IBIS – the international journal of avian science
IBIS is published on behalf of BOU by Wiley-Blackwell Publishing and we support Wiley-Blackwell in their policy on ethical issues in relation to scientific publications (see https://authorservices.wiley.com). Authors should make themselves familiar with this policy. In particular the BOU requires that all authors disclose any potential sources of conflict of interest. Any interest or relationship, financial or otherwise, that might be perceived as influencing an author’s objectivity is considered a potential source of conflict of interest. These must be disclosed when directly relevant or indirectly related to the work that the authors describe in their manuscript. Potential sources of conflict of interest include but are not limited to patent or stock ownership, membership of a company board of directors, membership of an advisory board or committee for a company, and consultancy for or receipt of fees from a company. The existence of a conflict of interest does not necessarily preclude publication in this journal.
It is the responsibility of the corresponding author to review this policy with all authors and to collectively list in the covering letter to the Editor, in the manuscript (under the Acknowledgment section), and in the online submission system ALL pertinent commercial and other relationships. As part of the submission process, corresponding authors will be asked to confirm whether or not a conflict of interest exists.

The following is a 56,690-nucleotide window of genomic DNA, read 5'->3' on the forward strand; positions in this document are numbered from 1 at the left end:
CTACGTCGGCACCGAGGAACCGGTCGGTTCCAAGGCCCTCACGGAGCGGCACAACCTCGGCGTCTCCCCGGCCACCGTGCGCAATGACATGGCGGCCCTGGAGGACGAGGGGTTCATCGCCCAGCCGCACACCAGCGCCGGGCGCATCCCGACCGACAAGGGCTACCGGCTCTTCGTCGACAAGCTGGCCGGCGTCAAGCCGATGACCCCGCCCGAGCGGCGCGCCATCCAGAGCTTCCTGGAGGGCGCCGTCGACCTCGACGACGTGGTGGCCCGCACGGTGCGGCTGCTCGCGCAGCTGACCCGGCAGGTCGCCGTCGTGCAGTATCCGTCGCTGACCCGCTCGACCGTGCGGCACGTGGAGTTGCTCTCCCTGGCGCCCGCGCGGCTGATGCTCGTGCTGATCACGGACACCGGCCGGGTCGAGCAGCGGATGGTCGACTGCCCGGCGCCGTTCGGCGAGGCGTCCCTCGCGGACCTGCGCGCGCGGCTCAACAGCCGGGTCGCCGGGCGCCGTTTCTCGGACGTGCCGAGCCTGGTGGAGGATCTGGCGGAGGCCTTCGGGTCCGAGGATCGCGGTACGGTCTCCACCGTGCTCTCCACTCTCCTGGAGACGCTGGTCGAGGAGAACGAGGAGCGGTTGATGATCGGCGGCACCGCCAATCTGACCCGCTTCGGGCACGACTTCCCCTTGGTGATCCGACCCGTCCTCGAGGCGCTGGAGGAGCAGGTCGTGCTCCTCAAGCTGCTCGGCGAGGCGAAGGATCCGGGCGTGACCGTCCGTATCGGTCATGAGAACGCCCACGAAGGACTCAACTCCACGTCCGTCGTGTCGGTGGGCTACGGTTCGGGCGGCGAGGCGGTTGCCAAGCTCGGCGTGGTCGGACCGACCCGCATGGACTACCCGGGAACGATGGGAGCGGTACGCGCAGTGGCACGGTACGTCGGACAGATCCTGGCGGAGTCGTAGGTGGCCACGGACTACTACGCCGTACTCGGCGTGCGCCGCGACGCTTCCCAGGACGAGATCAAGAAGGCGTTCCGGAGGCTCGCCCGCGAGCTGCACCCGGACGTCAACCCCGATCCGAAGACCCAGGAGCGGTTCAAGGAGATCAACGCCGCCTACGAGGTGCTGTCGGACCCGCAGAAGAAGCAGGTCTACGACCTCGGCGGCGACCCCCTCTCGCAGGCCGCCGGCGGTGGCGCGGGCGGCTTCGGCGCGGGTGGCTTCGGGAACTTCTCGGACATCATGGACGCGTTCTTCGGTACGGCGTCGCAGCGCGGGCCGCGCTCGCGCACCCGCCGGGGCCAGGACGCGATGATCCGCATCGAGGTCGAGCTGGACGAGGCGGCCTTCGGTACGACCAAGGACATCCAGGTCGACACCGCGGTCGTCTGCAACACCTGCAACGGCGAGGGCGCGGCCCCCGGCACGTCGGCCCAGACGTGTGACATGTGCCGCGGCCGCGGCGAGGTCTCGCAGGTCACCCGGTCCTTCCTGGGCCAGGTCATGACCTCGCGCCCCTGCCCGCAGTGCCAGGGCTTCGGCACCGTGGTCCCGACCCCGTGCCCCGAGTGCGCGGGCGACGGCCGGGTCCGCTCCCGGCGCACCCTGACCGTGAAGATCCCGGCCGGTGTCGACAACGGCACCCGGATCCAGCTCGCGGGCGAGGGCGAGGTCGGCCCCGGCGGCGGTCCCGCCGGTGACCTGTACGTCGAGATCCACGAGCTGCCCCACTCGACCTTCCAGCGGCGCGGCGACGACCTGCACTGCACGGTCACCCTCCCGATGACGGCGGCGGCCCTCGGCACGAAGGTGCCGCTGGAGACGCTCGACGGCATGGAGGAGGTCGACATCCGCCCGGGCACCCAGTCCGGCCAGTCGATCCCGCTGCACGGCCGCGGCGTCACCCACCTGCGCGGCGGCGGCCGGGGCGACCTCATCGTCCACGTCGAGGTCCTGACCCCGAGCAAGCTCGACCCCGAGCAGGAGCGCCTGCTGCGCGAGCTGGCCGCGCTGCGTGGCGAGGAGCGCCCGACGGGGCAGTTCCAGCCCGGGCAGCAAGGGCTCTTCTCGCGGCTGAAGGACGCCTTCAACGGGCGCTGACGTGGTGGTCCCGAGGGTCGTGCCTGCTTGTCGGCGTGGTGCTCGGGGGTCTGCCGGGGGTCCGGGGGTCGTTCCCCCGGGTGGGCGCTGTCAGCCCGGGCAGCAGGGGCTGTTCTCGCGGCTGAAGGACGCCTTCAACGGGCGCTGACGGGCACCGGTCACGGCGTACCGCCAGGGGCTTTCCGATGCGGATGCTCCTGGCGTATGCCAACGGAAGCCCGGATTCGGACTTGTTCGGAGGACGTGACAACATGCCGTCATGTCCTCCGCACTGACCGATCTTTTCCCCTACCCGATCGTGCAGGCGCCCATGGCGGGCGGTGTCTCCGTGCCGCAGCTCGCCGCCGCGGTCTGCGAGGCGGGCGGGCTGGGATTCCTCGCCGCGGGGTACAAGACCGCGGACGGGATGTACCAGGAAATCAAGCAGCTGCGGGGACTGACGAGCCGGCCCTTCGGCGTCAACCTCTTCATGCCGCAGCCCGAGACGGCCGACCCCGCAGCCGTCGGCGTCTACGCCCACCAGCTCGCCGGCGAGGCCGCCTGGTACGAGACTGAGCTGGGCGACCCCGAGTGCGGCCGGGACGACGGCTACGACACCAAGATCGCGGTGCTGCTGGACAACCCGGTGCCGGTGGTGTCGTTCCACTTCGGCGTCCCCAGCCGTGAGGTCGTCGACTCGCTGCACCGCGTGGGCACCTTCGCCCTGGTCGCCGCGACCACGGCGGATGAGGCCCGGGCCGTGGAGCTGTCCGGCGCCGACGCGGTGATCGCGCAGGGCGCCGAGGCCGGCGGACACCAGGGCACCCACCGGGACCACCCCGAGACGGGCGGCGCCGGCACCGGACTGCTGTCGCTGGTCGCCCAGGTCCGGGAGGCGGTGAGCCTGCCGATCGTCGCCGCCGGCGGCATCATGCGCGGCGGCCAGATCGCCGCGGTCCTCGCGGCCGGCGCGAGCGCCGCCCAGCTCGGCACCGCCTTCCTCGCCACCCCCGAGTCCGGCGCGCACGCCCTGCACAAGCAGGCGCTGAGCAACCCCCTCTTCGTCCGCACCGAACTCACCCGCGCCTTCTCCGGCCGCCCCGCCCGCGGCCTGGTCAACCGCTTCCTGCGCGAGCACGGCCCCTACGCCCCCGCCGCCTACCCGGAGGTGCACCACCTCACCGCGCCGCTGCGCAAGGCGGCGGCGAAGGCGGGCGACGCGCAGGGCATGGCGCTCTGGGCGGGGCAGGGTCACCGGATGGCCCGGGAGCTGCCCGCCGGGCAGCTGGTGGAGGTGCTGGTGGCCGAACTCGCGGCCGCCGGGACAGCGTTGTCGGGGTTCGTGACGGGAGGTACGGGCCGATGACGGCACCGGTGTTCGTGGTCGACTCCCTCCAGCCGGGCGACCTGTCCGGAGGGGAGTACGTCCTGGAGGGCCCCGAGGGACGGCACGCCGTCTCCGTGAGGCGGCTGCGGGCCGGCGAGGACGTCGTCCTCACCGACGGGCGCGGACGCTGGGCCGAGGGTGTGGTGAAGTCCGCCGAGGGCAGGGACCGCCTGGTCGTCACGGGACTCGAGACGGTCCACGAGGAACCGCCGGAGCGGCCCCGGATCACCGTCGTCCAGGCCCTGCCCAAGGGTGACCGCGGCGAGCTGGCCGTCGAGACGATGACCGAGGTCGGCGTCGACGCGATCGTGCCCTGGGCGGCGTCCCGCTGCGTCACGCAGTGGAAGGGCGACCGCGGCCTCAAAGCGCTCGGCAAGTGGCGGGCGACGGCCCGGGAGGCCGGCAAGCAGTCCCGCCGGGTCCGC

The BOU is a member of and subscribes to the principles of the Committee on Publication Ethics (COPE).
The BOU expects all authors of papers submitted to Ibis to act within the standards and procedures laid down by UK national or equivalent legislation in the country where the work is conducted. They must ensure they have the necessary licences and permits for the activities described in the paper. Where work is carried out in places lacking legislation or where this is not adequately administered, the work should conform to the ethical standards expected in the UK.
The BOU expects authors to have proper regard for conservation considerations and best practice in work with wild or captive animals. Attention is drawn to the ‘Guidelines for the Use of Animals in Research’ published regularly in the journal Animal Behaviour (Animal Behaviour 2006, 21:245-253) and the specific guidance provided by ASAB/ABS for submissions to Animal Behaviour. In particular authors should consider the potential impacts of disturbance, trapping, and manipulations such as marking or tagging on their study animals and provide details in the paper on how these aspects have been dealt with. Papers will not be accepted if they are based on work involving cruelty to animals or if the work may have put at risk endangered populations, species or habitats.
The BOU is not opposed in principle to the ‘taking’ of specimens from the wild for scientific purposes but would expect that only in exceptional circumstances is such an approach adopted. Authors are referred to the guidelines on collecting of specimens from the wild proposed by Collar (Bird Conservation International 2000, 10: 1-15).
Grants and bursaries
The ethical approach required for the submission of papers to Ibis will also apply to proposals submitted for BOU grants or bursaries. The application should include details of any potential conflicts of interest and the procedures adopted to minimise any negative impacts on the study animals.
Sacred Ibis © Dominic Sherony | CC-BY-2.0 via Wikimedia Commons